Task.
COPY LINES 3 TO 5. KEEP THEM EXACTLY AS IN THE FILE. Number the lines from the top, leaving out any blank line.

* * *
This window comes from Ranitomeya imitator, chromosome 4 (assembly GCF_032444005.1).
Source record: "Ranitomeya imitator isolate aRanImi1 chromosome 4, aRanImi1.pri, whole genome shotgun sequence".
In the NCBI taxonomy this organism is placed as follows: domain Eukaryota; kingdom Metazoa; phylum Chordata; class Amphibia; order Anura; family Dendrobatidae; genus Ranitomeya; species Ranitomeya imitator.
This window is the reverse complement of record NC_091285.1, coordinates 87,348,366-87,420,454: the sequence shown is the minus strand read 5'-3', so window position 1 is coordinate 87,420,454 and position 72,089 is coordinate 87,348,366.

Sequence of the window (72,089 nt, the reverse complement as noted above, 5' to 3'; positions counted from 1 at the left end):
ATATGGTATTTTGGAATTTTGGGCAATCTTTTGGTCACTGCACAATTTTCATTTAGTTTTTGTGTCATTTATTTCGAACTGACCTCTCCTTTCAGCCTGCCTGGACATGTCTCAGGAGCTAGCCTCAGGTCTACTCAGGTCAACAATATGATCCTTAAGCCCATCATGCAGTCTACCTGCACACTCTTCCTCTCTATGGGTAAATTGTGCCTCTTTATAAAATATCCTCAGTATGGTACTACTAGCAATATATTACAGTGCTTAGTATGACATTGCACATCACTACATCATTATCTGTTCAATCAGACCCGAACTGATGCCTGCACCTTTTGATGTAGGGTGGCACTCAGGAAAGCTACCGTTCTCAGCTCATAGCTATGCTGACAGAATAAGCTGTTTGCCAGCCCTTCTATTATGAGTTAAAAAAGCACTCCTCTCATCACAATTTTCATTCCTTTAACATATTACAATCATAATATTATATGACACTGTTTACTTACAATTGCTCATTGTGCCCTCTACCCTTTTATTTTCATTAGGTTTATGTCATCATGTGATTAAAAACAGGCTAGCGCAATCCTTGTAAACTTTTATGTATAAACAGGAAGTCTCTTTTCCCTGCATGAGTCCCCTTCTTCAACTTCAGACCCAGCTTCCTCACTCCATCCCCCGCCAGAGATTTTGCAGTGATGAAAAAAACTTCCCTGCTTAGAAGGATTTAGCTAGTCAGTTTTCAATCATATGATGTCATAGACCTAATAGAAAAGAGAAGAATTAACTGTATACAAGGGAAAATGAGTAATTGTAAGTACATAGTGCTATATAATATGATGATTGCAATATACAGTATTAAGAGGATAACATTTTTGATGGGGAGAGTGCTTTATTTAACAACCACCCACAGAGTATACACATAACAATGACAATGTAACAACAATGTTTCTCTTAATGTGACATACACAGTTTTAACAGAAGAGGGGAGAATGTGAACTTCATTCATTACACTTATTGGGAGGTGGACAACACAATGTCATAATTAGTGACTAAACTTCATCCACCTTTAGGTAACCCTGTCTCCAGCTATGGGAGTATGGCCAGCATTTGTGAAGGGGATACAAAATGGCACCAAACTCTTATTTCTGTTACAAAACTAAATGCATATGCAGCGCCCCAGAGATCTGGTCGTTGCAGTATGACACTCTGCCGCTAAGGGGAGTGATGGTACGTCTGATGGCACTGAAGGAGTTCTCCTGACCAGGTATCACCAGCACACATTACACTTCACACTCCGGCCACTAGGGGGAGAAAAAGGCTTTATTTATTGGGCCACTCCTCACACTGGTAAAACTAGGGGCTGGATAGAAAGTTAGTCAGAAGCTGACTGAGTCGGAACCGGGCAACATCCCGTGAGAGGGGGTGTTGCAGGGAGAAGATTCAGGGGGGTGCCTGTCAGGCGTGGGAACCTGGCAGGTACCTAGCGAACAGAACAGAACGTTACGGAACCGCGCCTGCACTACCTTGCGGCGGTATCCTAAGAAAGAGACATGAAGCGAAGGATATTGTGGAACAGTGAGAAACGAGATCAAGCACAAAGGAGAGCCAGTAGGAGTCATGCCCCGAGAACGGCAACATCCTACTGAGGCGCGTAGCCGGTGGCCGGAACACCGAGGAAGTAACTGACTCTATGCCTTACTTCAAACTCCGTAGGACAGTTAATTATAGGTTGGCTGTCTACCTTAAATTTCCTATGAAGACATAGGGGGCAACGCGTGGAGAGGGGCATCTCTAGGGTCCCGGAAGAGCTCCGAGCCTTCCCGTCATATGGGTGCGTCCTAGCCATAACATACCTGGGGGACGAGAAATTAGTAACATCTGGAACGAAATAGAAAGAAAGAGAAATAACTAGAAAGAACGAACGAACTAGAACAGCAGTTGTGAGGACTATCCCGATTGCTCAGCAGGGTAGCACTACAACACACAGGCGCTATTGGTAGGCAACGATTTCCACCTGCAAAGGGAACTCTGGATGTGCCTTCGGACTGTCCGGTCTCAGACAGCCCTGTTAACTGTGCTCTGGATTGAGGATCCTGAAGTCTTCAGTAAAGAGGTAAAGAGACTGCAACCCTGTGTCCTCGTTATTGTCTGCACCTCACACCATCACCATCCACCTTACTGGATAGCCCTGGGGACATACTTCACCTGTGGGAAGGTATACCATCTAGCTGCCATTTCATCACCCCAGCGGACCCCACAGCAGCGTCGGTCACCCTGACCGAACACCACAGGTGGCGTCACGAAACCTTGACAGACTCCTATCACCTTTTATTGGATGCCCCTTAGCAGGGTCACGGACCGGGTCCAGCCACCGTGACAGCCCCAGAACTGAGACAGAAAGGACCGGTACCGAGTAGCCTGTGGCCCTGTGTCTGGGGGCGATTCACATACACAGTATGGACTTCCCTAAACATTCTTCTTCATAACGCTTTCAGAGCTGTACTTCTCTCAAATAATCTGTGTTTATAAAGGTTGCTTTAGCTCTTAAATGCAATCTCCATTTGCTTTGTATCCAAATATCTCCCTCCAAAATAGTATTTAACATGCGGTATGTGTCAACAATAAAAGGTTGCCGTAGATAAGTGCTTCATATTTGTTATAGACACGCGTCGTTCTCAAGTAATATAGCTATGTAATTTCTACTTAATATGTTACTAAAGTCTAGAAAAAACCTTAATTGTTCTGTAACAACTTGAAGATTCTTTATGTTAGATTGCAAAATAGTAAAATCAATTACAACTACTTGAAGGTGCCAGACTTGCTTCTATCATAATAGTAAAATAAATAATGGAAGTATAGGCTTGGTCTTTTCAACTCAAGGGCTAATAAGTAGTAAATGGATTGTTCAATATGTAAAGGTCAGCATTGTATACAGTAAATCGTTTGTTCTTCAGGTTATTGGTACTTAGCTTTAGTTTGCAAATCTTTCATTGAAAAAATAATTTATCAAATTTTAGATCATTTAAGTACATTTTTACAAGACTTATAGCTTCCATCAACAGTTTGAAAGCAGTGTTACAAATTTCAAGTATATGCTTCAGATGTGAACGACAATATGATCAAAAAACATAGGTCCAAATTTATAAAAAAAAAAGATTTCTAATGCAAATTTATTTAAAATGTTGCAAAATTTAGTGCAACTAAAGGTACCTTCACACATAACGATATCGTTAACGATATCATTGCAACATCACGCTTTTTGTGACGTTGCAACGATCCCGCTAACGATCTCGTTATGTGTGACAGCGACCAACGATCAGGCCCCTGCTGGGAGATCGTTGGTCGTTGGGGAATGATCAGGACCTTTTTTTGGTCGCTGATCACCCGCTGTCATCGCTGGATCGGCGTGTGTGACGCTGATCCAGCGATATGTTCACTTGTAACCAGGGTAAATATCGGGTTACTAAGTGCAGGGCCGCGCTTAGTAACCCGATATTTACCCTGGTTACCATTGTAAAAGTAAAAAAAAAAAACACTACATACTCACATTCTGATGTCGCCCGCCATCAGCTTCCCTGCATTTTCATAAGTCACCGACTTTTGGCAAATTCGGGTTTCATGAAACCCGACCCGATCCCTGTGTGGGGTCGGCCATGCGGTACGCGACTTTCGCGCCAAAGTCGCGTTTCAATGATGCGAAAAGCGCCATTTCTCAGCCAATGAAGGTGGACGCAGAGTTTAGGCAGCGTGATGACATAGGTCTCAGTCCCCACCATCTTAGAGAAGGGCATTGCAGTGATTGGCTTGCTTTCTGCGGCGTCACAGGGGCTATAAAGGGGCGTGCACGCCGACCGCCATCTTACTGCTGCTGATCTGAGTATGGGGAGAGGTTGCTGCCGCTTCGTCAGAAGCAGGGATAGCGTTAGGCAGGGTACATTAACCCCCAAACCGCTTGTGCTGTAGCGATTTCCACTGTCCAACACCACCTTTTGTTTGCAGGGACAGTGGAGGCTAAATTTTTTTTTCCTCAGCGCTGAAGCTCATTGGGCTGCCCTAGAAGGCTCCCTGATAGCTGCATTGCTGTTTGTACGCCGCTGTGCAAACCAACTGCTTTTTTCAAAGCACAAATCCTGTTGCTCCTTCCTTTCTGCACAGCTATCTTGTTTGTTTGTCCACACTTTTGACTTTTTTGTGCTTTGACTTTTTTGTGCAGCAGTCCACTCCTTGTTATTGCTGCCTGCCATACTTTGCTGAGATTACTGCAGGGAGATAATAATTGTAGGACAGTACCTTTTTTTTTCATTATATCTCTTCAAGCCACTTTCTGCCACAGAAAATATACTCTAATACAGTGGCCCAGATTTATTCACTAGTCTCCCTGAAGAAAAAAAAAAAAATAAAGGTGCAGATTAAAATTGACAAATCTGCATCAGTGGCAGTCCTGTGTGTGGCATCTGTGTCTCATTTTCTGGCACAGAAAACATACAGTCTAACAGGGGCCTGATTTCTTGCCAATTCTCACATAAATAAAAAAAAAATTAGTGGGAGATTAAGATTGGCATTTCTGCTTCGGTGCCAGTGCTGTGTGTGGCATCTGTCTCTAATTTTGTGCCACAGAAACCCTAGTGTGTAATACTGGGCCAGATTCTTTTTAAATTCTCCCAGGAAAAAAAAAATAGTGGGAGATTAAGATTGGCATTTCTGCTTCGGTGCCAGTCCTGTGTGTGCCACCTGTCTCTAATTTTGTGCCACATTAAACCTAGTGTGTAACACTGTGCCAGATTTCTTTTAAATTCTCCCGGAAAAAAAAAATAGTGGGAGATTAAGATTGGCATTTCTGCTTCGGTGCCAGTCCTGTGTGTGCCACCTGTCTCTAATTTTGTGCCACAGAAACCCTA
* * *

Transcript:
In the NCBI taxonomy this organism is placed as follows: domain Eukaryota; kingdom Metazoa; phylum Chordata; class Amphibia; order Anura; family Dendrobatidae; genus Ranitomeya; species Ranitomeya imitator.
This window is the reverse complement of record NC_091285.1, coordinates 87,348,366-87,420,454: the sequence shown is the minus strand read 5'-3', so window position 1 is coordinate 87,420,454 and position 72,089 is coordinate 87,348,366.

Sequence of the window (72,089 nt, the reverse complement as noted above, 5' to 3'; positions counted from 1 at the left end):